Leather Care

Leather Care and what I do
I keep getting asked about how best to take care of leather.

Note: the following is gleamed from my experience and talking to others in the industry. It does not necessarily agree with the saddlemakers advice of the saddles I sell and – of course – your situation may be entirely different from mine eg: the climate you live in.

I don’t like saddle soap as it isn’t really a soap. Glycerine Saddle Soap is actually more of a conditioner but still needs to be wiped off otherwise it attracts dirt and dust.
I use a damp cloth and/or Effax Leder Combi. (Leder Combi is great for smoothing out marks on the saddle as well!)

Firstly – I never oil.
Good quality leather does not need oil and should be allowed to break in naturally.

Secondly – you need to look at the leather production process (and I mean more than how the cow grows)
Most leather produced today is “pigment dyed”, which is “spray painting” the leather with an impermeable coloured coating instead of putting the leather in an aniline-dye filled drum. The entire reason for this is speed and cost: the spray is much cheaper, you use a lot less of it, and you can spray-paint a hide in seconds vs. hours to days/weeks in a vat of dye, but unfortunately, these coatings completely seal the leather and will prevent any oil or conditioning agent from penetrating the leather, and when the finally wear away in spots, the leather looks horrible.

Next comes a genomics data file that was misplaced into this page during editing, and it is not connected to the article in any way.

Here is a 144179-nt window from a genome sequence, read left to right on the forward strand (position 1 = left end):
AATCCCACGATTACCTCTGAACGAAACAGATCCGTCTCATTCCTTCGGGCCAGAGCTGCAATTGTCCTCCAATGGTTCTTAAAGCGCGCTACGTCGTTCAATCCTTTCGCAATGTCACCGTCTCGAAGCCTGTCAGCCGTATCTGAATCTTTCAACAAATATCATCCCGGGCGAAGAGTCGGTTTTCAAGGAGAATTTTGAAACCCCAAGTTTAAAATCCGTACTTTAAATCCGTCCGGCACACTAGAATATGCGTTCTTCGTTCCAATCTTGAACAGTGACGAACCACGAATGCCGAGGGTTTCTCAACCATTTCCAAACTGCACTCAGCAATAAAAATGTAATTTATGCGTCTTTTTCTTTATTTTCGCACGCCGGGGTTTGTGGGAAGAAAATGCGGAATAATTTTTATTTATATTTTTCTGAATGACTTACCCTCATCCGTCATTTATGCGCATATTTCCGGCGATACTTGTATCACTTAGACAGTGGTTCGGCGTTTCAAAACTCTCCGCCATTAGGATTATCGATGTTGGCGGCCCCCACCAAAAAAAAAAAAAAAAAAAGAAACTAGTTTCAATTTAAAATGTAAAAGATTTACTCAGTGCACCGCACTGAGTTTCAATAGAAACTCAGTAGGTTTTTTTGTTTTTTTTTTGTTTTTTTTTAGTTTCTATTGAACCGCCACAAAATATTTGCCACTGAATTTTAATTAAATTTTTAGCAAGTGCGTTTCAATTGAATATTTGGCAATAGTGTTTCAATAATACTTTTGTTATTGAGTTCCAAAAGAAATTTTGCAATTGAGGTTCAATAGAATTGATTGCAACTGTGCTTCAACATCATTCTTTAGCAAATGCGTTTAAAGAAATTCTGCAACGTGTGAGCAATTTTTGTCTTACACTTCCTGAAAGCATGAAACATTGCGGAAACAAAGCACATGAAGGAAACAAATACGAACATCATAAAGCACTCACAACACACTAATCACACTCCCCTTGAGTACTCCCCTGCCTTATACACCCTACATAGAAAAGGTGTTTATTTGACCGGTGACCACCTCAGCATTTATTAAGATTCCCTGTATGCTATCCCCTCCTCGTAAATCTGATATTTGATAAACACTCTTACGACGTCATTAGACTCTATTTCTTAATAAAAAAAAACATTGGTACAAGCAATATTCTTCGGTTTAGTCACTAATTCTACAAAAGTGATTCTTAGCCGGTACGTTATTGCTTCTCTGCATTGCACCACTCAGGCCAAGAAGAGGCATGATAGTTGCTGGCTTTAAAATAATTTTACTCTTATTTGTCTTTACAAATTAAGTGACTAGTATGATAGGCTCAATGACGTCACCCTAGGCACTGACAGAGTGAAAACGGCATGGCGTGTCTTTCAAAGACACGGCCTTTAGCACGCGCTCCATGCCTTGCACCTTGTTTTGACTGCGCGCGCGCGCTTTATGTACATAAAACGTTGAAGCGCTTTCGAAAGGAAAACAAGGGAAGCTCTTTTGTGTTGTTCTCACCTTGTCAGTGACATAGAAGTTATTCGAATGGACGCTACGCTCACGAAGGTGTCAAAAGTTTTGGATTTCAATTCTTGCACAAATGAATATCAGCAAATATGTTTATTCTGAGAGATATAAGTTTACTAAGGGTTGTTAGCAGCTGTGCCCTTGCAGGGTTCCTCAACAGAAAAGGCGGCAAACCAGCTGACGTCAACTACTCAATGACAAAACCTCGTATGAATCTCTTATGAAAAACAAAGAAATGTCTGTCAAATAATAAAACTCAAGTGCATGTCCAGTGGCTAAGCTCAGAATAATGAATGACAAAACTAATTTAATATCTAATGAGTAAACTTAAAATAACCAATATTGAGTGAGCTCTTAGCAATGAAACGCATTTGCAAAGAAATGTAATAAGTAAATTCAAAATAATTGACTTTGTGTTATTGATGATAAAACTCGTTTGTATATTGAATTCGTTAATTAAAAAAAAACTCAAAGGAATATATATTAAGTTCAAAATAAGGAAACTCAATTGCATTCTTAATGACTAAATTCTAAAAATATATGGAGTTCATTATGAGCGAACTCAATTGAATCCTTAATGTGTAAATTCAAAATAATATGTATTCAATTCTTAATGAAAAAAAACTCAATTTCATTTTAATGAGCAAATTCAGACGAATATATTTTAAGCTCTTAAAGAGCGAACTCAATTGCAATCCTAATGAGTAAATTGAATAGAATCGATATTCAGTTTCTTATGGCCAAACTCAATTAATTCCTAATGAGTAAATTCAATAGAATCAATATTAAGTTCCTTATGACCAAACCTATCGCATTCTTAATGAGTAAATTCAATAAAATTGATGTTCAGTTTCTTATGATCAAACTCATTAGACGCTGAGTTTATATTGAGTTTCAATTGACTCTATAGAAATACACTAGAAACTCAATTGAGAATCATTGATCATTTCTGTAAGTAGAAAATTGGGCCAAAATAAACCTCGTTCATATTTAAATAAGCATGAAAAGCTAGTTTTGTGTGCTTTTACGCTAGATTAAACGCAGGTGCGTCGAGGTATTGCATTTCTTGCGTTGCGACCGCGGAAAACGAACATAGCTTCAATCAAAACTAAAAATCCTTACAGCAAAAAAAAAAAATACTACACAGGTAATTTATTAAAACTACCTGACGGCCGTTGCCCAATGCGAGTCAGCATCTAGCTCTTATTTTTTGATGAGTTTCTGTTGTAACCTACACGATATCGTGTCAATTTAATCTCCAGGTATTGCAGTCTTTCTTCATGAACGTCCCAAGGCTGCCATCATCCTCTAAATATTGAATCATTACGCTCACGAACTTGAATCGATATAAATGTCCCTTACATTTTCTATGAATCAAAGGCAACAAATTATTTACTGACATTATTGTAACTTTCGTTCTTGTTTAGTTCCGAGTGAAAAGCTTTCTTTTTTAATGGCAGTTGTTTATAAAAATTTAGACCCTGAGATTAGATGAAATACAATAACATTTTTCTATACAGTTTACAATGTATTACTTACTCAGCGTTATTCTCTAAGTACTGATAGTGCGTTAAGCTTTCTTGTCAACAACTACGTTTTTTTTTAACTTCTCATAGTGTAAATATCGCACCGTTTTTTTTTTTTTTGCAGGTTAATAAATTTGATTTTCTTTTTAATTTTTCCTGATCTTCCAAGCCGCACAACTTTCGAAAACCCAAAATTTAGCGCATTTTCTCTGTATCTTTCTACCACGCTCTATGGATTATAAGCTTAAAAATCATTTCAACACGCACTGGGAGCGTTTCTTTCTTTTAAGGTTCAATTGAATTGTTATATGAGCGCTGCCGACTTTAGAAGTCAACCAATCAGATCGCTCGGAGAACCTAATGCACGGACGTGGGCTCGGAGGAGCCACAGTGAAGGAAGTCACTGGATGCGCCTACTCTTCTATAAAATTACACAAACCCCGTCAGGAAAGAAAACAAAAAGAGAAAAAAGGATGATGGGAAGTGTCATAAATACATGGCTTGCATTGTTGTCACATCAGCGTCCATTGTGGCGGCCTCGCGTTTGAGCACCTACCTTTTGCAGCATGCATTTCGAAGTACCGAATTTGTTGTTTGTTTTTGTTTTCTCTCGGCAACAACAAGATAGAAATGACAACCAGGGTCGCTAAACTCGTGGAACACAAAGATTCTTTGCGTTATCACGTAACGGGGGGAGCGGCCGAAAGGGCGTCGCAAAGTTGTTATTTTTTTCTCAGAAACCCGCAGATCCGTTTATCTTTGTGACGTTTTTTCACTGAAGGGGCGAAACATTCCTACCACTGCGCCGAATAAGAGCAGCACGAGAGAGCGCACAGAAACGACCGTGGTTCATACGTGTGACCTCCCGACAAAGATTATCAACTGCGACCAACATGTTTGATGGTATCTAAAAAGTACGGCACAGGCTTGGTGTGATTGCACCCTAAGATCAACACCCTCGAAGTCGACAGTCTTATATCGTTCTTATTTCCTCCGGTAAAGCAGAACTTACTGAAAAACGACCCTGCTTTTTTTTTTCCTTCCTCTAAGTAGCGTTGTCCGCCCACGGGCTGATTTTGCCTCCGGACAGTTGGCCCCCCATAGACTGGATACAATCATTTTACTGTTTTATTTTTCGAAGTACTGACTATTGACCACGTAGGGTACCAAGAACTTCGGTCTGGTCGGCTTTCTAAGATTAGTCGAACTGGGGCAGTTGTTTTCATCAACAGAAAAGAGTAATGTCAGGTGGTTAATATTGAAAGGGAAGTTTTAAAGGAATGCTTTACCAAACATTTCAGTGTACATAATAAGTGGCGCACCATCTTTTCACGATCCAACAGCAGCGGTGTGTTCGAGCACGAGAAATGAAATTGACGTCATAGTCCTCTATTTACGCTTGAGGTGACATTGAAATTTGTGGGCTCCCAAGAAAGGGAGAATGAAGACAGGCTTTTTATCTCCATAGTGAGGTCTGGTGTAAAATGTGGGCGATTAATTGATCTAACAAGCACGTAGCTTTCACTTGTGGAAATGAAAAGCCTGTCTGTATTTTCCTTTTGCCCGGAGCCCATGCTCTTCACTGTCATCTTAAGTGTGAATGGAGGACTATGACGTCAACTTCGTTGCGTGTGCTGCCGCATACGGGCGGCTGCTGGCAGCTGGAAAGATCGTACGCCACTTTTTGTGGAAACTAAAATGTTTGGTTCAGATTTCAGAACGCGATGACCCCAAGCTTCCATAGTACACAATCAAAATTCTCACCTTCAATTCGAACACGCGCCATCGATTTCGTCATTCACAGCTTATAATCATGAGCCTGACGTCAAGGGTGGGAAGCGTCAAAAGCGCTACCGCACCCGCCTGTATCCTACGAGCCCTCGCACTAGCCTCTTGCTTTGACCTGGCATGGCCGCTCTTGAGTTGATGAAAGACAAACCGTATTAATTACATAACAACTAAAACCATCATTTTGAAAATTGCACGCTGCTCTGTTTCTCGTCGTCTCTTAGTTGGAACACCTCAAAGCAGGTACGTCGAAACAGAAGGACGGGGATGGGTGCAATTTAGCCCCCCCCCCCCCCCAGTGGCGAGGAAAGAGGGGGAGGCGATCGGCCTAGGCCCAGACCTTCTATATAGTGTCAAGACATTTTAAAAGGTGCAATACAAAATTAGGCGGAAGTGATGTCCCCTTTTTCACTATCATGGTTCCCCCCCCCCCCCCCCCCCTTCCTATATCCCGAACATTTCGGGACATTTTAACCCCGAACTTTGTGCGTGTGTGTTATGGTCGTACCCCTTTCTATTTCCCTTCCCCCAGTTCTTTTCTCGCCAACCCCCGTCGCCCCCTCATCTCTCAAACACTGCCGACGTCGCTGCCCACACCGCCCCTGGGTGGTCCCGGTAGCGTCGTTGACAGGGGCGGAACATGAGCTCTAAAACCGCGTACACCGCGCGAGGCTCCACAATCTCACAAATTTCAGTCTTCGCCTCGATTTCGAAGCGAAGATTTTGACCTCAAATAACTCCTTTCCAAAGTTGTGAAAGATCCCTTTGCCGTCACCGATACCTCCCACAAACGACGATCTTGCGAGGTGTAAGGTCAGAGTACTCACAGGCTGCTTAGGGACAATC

Back to the first point and why oiling isn’t good.
Leather is made up of interlocking fibres. They should move against each other. Too much oil lubricates the fibres too much and actually weakens the interlocking and the strength of the leather.
I like products with Beeswax and lanolin and other such goodies. My product of choice is Effax Leder Balsam but there are other great products out there. Now days the good products will state want leather (process) they suit!

For new leather I will apply a coating of balsam to both sides of the leather but from then on it is underneath only and only if it needs it. I’ve had really nice English leather saddles that have only been conditioned after extreme events – like our favourite rain soaking competitions were gear is going to get wet.